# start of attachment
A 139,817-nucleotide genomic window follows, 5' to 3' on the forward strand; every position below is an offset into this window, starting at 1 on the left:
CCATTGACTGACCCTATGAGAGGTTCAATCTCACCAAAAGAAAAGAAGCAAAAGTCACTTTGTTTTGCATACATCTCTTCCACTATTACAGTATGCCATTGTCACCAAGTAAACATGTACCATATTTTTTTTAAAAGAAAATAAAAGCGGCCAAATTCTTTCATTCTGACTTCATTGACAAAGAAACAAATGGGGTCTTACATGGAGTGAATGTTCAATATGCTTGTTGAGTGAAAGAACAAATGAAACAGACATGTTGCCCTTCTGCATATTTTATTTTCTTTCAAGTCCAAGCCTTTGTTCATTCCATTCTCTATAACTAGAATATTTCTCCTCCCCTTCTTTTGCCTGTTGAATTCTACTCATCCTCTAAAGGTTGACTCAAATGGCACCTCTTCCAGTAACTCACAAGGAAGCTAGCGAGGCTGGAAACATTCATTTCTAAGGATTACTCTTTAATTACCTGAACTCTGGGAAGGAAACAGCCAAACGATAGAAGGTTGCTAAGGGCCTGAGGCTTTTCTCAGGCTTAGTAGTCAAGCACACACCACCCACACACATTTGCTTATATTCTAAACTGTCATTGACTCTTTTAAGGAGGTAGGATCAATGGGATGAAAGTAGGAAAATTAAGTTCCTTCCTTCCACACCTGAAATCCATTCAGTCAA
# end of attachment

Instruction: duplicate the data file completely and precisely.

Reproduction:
A 139,817-nucleotide genomic window follows, 5' to 3' on the forward strand; every position below is an offset into this window, starting at 1 on the left:
CCATTGACTGACCCTATGAGAGGTTCAATCTCACCAAAAGAAAAGAAGCAAAAGTCACTTTGTTTTGCATACATCTCTTCCACTATTACAGTATGCCATTGTCACCAAGTAAACATGTACCATATTTTTTTTAAAAGAAAATAAAAGCGGCCAAATTCTTTCATTCTGACTTCATTGACAAAGAAACAAATGGGGTCTTACATGGAGTGAATGTTCAATATGCTTGTTGAGTGAAAGAACAAATGAAACAGACATGTTGCCCTTCTGCATATTTTATTTTCTTTCAAGTCCAAGCCTTTGTTCATTCCATTCTCTATAACTAGAATATTTCTCCTCCCCTTCTTTTGCCTGTTGAATTCTACTCATCCTCTAAAGGTTGACTCAAATGGCACCTCTTCCAGTAACTCACAAGGAAGCTAGCGAGGCTGGAAACATTCATTTCTAAGGATTACTCTTTAATTACCTGAACTCTGGGAAGGAAACAGCCAAACGATAGAAGGTTGCTAAGGGCCTGAGGCTTTTCTCAGGCTTAGTAGTCAAGCACACACCACCCACACACATTTGCTTATATTCTAAACTGTCATTGACTCTTTTAAGGAGGTAGGATCAATGGGATGAAAGTAGGAAAATTAAGTTCCTTCCTTCCACACCTGAAATCCATTCAGTCAA